Factor One, the luxurious bike ridden by ONE Pro Cycling this season
Factor One is the new aero race bike that’s the most similar to the Vis Vires. The front end has been reshaped and the fork is no longer twin-bladed, but it retains the distinctive ‘Twin-Vane’ down tube to help funnel wash from the front wheel through the frame rather than around.
“It definitely cleans up the wind that’s coming up off the wheel,” Rob Gitelis told BikeRadar. “It’s very easy to prove this. When you’re out on the bike you can see the dust coming up.” The twin vanes aren’t connected in the middle, which is very difficult to make – and around 40 percent more expensive to create the carbon moulds – but also very difficult to replicate.
It keeps the wheels from Black Inc, which Baden Cooke also runs. These will be spinning on Ceramic Speed bearings, sported the 80mm-deep carbon rims. Tyres are Hutchinson’s handmade Pro Tour tubulars, 24mm wide with dual-compound tread and polycotton casing.
There’s a new handlebar design, too. “We’re pretty confident that our new design has greatly reduced the frontal area of this bike,” added Gitelis. “You can see that we’ve hidden the Di2 box away from the handlebar, so we’ve been able to go very thin. Our Di2 junction box is underneath the water bottle on the down tube.”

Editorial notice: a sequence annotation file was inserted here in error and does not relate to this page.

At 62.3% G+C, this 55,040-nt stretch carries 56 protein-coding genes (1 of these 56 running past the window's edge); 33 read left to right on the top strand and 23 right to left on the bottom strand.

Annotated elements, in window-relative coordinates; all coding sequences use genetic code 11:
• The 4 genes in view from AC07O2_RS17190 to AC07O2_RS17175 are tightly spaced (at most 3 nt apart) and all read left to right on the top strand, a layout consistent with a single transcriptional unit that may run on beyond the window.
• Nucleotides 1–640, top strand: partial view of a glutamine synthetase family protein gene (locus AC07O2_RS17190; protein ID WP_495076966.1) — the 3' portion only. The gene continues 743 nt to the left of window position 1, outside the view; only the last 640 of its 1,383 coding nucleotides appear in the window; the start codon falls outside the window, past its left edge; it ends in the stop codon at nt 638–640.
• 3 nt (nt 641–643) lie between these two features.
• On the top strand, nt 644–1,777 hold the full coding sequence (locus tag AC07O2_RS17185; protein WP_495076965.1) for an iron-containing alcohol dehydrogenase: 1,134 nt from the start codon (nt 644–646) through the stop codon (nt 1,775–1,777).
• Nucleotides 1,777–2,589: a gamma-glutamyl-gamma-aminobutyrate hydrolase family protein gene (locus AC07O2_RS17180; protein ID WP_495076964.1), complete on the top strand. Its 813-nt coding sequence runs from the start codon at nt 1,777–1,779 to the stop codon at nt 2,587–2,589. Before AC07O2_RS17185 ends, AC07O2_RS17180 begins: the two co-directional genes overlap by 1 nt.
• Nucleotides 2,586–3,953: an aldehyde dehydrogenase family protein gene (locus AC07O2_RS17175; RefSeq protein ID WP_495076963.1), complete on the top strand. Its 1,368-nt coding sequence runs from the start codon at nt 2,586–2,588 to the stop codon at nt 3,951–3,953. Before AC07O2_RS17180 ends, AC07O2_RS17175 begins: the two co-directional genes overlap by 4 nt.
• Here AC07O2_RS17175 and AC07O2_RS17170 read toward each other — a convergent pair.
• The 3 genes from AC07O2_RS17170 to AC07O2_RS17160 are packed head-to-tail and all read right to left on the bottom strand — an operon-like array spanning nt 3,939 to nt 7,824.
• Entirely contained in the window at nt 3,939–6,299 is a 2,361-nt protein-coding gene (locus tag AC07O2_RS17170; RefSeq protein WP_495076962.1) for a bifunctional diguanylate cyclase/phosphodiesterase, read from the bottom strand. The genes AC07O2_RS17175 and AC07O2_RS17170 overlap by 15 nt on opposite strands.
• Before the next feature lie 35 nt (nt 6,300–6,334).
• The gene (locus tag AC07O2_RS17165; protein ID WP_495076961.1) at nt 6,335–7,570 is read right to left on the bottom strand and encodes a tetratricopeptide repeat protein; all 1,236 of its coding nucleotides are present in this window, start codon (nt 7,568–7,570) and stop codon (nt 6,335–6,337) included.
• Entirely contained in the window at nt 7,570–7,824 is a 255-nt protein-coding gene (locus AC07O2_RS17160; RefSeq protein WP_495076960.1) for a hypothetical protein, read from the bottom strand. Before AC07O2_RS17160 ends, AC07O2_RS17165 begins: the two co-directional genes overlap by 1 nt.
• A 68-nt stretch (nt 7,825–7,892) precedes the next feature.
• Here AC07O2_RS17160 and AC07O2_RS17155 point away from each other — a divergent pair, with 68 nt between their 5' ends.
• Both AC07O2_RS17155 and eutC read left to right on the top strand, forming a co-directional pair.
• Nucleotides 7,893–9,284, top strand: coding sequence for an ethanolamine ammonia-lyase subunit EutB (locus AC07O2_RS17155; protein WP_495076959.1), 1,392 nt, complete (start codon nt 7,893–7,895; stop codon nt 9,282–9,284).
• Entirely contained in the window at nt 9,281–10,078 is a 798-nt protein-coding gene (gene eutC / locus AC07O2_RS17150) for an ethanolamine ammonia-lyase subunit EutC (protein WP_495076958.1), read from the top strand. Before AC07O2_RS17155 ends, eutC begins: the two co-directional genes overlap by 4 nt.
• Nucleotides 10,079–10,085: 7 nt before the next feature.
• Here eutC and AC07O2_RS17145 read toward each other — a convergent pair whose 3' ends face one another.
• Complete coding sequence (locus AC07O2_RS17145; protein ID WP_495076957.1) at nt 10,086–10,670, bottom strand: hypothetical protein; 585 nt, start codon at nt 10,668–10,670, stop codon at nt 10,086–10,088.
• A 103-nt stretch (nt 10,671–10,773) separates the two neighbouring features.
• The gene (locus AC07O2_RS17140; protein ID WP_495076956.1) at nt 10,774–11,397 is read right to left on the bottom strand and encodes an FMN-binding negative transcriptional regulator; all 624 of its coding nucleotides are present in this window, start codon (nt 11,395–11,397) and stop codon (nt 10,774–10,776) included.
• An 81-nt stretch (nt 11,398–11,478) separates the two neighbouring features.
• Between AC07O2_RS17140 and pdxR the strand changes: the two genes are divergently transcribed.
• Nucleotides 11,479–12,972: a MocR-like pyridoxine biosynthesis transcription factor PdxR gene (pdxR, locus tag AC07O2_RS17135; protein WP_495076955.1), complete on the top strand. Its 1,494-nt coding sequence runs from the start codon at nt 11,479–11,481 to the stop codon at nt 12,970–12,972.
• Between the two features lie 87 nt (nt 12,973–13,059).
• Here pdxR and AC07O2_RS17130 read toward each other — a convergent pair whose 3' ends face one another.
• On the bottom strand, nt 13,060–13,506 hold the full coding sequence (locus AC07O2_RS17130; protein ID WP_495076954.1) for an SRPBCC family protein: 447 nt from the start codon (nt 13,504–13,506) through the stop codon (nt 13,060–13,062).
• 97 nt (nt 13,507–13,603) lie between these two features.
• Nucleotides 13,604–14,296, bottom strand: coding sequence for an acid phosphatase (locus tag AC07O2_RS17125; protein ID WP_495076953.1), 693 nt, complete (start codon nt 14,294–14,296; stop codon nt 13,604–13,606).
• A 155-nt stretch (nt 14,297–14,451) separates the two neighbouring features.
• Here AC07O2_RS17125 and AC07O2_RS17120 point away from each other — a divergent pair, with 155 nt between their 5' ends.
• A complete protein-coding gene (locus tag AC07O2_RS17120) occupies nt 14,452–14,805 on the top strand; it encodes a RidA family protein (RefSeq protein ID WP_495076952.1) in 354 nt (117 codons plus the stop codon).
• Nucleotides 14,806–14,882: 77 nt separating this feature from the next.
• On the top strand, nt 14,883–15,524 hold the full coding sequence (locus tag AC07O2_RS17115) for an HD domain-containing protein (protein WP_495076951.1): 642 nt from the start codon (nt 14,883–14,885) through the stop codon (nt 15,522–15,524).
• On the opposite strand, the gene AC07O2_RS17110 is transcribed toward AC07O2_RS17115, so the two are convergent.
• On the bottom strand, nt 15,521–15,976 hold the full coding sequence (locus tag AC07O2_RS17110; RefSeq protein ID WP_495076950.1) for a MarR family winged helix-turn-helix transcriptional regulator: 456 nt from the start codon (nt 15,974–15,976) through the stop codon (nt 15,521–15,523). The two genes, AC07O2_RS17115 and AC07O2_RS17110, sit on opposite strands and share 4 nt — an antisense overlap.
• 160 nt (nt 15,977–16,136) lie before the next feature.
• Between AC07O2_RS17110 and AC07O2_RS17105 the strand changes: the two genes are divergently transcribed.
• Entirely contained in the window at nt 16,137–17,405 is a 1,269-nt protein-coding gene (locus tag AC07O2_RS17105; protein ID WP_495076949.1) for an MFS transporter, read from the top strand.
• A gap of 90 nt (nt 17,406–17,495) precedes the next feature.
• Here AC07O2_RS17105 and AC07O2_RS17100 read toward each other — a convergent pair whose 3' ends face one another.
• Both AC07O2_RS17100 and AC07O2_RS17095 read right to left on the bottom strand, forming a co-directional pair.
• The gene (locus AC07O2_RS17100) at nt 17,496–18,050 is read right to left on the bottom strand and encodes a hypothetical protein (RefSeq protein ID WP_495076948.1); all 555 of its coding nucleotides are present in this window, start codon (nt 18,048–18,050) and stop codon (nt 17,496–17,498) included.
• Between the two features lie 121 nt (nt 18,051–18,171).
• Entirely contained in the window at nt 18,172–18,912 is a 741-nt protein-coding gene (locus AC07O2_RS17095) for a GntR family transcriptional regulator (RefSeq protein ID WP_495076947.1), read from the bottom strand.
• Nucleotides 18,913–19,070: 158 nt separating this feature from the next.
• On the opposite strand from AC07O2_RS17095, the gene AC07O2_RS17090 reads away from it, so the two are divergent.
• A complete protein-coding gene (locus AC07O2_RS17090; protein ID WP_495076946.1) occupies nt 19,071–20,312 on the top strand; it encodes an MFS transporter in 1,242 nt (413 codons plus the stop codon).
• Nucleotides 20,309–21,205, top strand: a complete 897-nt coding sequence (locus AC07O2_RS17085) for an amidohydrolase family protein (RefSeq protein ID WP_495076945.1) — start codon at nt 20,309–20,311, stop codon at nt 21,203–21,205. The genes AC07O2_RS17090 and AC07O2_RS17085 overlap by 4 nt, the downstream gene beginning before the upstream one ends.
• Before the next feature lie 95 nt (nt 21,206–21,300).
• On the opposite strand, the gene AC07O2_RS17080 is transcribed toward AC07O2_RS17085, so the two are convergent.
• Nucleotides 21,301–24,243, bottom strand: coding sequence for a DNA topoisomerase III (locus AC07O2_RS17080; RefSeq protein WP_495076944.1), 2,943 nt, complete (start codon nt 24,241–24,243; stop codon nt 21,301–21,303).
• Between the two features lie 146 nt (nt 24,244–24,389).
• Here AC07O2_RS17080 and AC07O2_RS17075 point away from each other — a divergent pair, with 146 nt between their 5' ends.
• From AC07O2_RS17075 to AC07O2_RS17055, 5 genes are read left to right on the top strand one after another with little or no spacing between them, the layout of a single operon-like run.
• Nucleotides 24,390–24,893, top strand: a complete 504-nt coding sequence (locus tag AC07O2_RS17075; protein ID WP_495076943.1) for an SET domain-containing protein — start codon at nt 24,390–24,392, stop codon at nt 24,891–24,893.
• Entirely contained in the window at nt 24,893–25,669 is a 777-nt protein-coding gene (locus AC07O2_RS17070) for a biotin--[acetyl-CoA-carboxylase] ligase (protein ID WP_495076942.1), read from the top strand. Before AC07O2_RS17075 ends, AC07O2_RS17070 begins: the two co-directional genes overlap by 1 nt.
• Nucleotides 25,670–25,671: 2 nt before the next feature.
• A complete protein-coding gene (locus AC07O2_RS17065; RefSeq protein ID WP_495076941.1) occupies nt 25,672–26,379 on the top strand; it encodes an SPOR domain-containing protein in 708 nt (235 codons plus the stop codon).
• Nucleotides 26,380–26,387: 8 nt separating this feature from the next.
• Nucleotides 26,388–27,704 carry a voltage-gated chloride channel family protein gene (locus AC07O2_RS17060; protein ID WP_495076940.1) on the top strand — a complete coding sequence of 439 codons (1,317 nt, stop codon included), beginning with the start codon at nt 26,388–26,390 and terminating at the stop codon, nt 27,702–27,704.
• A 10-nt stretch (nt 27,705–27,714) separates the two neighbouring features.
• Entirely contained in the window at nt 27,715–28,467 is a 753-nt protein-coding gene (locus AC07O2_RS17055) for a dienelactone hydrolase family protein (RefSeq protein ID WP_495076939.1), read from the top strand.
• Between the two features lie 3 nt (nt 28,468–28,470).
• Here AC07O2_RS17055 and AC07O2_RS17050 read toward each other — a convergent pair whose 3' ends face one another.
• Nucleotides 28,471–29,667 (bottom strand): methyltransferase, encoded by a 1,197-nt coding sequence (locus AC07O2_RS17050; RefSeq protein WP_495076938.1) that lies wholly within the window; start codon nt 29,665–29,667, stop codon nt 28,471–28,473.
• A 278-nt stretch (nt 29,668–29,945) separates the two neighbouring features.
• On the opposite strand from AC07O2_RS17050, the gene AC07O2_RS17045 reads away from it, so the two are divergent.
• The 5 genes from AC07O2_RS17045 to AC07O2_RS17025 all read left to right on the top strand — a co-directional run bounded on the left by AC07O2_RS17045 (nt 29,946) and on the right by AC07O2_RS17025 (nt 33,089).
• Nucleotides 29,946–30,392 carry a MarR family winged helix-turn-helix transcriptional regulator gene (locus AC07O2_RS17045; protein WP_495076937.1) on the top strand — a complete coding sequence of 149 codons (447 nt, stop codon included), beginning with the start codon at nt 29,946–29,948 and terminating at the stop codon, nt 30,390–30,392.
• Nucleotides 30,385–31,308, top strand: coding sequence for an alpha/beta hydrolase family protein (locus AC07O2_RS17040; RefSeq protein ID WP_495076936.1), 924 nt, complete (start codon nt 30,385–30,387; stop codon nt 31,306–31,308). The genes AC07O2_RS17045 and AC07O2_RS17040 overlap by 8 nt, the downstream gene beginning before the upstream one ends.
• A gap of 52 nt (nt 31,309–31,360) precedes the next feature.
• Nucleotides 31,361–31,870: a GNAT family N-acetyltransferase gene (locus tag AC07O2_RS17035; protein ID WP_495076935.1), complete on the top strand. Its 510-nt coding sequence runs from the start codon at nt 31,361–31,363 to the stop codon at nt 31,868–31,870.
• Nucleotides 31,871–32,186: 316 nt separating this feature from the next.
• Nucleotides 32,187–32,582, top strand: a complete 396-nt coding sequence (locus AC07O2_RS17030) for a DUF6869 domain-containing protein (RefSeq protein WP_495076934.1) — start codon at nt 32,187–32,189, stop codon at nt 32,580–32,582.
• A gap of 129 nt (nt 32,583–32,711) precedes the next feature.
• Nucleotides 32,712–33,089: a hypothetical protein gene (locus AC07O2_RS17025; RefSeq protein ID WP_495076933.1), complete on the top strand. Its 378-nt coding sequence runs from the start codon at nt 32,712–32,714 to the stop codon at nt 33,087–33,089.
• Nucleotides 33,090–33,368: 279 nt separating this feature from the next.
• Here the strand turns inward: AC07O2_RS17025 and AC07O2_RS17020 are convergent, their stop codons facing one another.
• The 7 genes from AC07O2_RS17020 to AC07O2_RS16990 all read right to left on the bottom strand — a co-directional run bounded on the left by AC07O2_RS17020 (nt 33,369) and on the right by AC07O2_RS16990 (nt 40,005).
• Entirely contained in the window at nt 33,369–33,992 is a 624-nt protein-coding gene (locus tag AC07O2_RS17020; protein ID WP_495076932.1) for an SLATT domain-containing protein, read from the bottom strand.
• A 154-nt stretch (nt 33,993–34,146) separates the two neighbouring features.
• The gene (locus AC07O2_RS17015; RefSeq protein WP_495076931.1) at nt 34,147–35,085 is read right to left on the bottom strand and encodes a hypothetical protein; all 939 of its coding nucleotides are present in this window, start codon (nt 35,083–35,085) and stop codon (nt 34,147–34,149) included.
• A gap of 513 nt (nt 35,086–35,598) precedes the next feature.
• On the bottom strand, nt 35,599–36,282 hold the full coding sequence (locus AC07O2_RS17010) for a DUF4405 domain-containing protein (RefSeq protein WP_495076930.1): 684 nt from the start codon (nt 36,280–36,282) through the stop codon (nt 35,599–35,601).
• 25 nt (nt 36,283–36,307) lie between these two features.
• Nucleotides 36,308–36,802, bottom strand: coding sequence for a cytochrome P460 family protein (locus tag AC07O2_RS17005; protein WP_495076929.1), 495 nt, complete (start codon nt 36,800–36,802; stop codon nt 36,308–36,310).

Seating duties are taken care of by Prologo’s Nago Evo CPC saddle. It will come with three widths of handlebars and five lengths of stems.
The Factor One runs on Shimano’s Dura-Ace Di2 groupset, and uses standard Dura-Ace caliper brakes rather than the TRP mini V-brakes that the Vis Vires used. The rear brake is hidden out of the wind under the bottom bracket, while the front brake is mounted to the front of the fork rather than the rear.
Complete build weight for the new Factor One is 7.4kg, and it will cost just shy of $10,000 (we’ll add UK and Australian prices as we have them). There’ll also be a Factor One S, which loses the integrated fork and handlebars, for riders who want to spec their own handlebars. It will cost $7,650.